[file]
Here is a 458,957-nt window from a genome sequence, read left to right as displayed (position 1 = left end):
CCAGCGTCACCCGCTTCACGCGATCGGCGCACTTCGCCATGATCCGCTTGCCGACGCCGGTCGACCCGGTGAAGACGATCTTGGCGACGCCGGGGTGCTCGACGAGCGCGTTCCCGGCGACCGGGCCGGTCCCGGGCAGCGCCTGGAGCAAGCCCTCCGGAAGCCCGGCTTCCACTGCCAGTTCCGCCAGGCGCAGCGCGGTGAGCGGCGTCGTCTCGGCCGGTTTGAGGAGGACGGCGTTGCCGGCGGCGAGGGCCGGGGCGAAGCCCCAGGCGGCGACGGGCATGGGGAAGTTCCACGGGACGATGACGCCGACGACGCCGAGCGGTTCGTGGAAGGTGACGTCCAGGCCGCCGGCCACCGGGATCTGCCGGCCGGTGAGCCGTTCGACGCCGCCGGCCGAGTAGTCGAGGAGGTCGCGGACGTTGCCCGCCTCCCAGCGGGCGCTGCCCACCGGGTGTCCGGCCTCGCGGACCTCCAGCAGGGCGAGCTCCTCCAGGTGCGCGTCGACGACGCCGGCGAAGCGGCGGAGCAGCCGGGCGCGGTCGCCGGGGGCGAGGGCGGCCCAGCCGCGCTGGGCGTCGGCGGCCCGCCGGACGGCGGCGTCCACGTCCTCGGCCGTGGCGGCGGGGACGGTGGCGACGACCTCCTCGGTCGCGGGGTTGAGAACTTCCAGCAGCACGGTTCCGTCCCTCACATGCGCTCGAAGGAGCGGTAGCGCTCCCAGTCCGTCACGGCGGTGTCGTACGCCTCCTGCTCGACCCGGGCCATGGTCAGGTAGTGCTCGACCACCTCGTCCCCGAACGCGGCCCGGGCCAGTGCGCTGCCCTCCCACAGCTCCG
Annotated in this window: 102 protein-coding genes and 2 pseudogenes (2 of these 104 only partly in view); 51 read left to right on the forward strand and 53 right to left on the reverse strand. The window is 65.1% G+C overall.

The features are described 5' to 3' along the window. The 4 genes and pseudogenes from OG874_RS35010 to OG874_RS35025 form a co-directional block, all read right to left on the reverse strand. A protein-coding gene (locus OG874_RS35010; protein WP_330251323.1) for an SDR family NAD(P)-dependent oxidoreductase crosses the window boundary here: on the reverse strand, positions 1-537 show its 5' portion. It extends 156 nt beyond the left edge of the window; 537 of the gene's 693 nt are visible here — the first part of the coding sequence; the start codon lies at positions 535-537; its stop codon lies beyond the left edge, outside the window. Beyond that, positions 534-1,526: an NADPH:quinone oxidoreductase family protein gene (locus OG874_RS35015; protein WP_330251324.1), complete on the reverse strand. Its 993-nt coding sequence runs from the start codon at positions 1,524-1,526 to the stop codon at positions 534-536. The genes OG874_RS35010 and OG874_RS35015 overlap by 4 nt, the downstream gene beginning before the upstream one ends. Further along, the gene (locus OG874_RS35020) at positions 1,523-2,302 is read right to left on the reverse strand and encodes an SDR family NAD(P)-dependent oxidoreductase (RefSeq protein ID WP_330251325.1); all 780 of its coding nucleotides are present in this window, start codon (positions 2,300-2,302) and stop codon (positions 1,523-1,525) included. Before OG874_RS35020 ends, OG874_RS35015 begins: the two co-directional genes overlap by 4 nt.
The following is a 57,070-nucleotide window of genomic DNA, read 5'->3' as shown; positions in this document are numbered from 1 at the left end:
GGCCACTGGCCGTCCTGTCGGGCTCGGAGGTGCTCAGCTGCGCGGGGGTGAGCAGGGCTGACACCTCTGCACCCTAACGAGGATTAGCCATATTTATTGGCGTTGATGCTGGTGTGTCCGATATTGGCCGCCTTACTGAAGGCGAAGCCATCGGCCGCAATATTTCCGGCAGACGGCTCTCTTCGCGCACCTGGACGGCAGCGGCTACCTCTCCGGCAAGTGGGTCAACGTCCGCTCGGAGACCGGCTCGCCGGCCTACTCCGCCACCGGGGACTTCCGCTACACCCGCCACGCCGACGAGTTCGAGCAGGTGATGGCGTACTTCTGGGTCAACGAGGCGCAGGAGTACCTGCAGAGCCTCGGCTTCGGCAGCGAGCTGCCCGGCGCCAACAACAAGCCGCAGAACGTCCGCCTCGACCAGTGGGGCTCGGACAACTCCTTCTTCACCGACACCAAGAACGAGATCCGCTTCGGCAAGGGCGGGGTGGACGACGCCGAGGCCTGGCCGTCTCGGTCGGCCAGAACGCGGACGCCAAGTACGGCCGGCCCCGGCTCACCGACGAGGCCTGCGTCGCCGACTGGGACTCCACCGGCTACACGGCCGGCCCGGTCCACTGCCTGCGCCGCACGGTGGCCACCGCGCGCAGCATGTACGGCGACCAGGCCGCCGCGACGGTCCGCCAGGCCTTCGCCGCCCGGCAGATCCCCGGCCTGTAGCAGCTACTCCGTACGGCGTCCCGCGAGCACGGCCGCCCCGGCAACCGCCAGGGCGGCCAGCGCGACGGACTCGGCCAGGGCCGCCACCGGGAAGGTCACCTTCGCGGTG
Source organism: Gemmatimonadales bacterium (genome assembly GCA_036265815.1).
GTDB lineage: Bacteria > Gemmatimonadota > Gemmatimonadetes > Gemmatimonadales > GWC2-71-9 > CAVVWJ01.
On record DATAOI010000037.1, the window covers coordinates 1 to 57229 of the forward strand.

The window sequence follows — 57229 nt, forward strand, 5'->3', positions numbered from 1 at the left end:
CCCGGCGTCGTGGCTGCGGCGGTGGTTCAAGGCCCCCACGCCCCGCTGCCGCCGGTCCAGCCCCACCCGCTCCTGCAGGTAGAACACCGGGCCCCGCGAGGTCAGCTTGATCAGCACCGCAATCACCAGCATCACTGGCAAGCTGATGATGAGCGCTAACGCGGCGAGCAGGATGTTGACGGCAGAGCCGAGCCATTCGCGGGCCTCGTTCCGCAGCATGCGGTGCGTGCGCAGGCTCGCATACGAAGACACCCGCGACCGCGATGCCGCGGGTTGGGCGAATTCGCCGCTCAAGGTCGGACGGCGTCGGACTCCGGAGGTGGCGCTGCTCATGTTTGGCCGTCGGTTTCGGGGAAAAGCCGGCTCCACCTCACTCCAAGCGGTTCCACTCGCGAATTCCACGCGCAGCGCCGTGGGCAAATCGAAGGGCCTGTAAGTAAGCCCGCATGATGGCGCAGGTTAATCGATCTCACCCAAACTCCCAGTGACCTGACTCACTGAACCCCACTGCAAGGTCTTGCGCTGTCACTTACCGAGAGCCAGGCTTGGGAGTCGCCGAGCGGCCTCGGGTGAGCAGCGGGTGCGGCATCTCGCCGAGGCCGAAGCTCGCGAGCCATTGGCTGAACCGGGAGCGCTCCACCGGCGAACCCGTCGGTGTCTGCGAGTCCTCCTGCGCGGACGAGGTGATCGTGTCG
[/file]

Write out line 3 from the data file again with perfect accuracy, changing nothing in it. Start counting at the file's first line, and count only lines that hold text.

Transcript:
Annotated in this window: 102 protein-coding genes and 2 pseudogenes (2 of these 104 only partly in view); 51 read left to right on the forward strand and 53 right to left on the reverse strand. The window is 65.1% G+C overall.